This chemical doesn’t just go away, either, Sansone said. TCP doesn’t deteriorate or dissipate quickly over time, even in water.

“Once TCP gets into the groundwater, it would be expected to stay there for a very long time,” Sansone said. “The only way it will come out or be diminished is if it is pumped out of the water supply. We’ve seen cases that can take as many as 30 or 40 years just for TCP to reach the water table after application.”

To filter out the carcinogen after the 2018 testing, Ballico-Cressey school officials installed drinking water filters in the water fountains at Cressey Elementary School, which is located near the well where 1,2,3-TCP was found – what Sansone calls a short-term solution.

“The district plans on installing a specialized water treatment system to remove TCP from the entire water supply at the school,” Sansone told the Sun-Star.

The water treatment system is the district’s long-term solution, Sansone said. It is estimated to cost $1 million, and the district is already working with an engineering firm on the design of the system. However, full implementation is still “far down the road,” Sansone said.

Sansone added one of the best resolutions for the district and the companies in the case would be to settle, although whether or not that will happen remains to be seen.

“At this point, it’s difficult to say,” Sansone said. “We’re just getting started.”

This story was originally published April 6, 2022 5:00 AM.

Two years of COVID in Merced County. What lessons have been learned — and what’s ahead?

Two years have passed since Merced County reported its first case of COVID-19 — a global pandemic with hyper-local impacts that have largely defined life since early 2020.As regions throughout California reported their first infections, Merced County was one of the state’s last to have a confirmed case. Businesses and offices closed down while local health professionals, government officials and residents alike held their collective breath waiting for the virus’s inevitable arrival.“It very rapidly start...

Two years have passed since Merced County reported its first case of COVID-19 — a global pandemic with hyper-local impacts that have largely defined life since early 2020.

As regions throughout California reported their first infections, Merced County was one of the state’s last to have a confirmed case. Businesses and offices closed down while local health professionals, government officials and residents alike held their collective breath waiting for the virus’s inevitable arrival.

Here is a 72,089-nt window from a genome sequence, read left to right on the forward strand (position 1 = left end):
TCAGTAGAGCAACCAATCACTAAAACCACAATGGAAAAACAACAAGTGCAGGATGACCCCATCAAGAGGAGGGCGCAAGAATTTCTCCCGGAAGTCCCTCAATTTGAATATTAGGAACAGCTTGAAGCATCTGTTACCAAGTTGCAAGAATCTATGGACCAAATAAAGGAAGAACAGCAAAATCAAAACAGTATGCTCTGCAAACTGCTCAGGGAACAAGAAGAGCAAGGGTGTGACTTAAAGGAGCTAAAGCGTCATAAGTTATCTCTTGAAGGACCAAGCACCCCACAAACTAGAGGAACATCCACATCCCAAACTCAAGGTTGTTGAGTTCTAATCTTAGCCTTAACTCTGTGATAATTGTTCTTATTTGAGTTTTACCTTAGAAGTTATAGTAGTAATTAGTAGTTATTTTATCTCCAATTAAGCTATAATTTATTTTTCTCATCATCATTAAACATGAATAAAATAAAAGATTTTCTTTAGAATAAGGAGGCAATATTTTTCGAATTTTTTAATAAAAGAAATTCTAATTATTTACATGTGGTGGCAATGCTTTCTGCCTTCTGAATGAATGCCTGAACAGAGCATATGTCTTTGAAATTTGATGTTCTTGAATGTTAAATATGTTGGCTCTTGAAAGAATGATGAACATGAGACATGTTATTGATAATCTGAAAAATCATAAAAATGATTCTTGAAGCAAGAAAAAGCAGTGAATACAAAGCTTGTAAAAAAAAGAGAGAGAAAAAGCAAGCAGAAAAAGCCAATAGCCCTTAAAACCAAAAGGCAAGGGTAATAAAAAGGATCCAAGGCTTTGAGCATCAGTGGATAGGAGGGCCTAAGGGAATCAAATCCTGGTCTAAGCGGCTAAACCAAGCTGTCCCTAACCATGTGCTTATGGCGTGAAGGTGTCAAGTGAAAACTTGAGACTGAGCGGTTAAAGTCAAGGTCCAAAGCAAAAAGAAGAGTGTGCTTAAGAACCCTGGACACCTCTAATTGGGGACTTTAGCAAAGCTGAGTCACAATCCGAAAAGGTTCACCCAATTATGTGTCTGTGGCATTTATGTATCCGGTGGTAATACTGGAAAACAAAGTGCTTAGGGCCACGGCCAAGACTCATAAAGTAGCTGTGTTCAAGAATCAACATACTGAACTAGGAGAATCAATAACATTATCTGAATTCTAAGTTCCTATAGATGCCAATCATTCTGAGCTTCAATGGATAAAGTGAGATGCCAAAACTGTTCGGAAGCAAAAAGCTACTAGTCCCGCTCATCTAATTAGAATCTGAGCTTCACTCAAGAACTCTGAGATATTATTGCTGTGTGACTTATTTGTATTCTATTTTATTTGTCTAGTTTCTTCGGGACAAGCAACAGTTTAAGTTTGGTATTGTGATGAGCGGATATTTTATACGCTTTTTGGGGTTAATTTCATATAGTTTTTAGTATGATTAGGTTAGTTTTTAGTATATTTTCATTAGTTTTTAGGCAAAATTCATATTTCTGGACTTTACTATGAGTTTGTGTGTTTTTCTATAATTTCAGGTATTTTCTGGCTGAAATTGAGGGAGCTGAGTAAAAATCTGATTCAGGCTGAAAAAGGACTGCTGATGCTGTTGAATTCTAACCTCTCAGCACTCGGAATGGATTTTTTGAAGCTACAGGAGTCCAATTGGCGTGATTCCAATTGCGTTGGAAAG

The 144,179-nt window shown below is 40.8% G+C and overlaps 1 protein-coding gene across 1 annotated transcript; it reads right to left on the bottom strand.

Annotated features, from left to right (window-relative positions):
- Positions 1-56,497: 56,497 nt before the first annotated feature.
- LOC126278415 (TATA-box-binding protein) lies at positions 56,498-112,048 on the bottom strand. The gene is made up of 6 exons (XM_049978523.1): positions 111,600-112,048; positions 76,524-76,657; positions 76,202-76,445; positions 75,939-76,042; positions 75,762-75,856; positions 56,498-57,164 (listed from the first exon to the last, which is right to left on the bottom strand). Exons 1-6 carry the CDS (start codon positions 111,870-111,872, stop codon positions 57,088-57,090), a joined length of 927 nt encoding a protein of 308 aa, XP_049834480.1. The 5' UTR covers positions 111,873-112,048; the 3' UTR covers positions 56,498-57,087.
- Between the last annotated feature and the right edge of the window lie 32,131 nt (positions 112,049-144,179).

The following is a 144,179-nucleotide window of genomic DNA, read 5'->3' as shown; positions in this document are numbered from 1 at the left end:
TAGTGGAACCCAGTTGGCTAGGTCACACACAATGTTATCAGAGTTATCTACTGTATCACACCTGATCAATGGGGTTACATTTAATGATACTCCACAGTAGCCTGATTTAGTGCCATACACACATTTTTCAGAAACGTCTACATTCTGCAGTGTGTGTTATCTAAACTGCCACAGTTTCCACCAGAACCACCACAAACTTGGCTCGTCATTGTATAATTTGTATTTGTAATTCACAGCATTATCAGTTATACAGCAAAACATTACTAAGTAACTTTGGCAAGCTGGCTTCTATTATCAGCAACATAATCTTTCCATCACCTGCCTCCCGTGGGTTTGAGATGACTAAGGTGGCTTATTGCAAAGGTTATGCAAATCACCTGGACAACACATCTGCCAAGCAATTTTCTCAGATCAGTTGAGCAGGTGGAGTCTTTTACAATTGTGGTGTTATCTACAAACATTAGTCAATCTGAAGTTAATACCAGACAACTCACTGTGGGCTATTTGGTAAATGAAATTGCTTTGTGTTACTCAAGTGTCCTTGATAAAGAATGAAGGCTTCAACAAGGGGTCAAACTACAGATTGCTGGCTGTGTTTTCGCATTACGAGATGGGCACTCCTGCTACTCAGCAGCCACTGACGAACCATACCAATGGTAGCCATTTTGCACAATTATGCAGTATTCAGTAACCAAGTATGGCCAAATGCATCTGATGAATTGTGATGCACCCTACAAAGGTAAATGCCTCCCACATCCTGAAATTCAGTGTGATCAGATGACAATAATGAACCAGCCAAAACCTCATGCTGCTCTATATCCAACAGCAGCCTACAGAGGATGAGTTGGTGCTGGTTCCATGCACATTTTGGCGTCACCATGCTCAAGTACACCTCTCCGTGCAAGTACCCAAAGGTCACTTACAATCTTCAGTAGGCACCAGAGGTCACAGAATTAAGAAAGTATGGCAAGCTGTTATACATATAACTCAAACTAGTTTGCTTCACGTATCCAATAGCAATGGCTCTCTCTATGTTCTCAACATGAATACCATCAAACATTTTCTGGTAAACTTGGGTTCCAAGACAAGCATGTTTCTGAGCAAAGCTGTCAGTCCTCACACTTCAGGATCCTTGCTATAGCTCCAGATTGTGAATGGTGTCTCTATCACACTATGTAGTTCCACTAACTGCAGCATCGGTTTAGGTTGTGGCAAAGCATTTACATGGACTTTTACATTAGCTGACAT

“It very rapidly started impacting us in our lives in Merced County, but we were one of the last counties to have a confirmed case,” County Epidemiologist Dr. Kristynn Sullivan said. “There was a lot of fear back then”

The community’s first case was finally reported by the Merced County Department of Public Health on March 22, 2020 — contracted by a resident who had been on spring break in Florida.

That initial infection was confirmed amid a time of heavy restrictions on businesses, limited testing, no available vaccine and mass uncertainty about which measures were most effective in combating the virus.

Two years later, much has changed. The restrictions on businesses have been lifted for quite some time, although mask mandates and capacity caps are enforced at some locations.

Several COVID-19 testing options are readily available, from home kits to testing sites throughout the county. Many residents are protected against the virus by vaccines scientifically proven to be safe and effective. Knowledge around pandemic best-practices has evolved to show the success of social distancing and wearing an adequate mask.

“Looking back, its just mind boggling how far we’ve come and how different things are,” Sullivan said.

Still, the toll on the Merced County community is evident in the 805 known lives lost because of the virus. The emotional toll due to loss, isolation and the general worldwide disruption inflicted by the pandemic is there too, albeit less easy to measure.

Getting Merced County vaccinated has been a challenge since the vaccine rollout started in early 2021.

Local public health officials said the process began with a frustrating and demoralizing launch. The county received the second-lowest per-capita vaccine allocation while having the fifth-highest death rate, Sullivan said.

Only healthcare workers and the vulnerable populations were eligible for the vaccine at the time. County health officials said the state favored areas with higher numbers of healthcare professionals, putting Merced County at a disadvantage due to its low number of health providers per capita.

Although vaccines are widely available now, the county never caught up to other parts of the state. Just over 52% of eligible Merced County residents are vaccinated compared to over 74% statewide.

Sullivan said she believes the county had wide interest in vaccination at first, but starting out with too little product caused a window of opportunity to close.

Vaccine hesitancy has played a role locally for a number of other reasons, including misinformation about its safety and historic mistreatment of people of color by the medical community at the national level.

Watching the scientific process play out in real time proved frustrating to many citizens who watched recommendations course-correct as researchers learned more.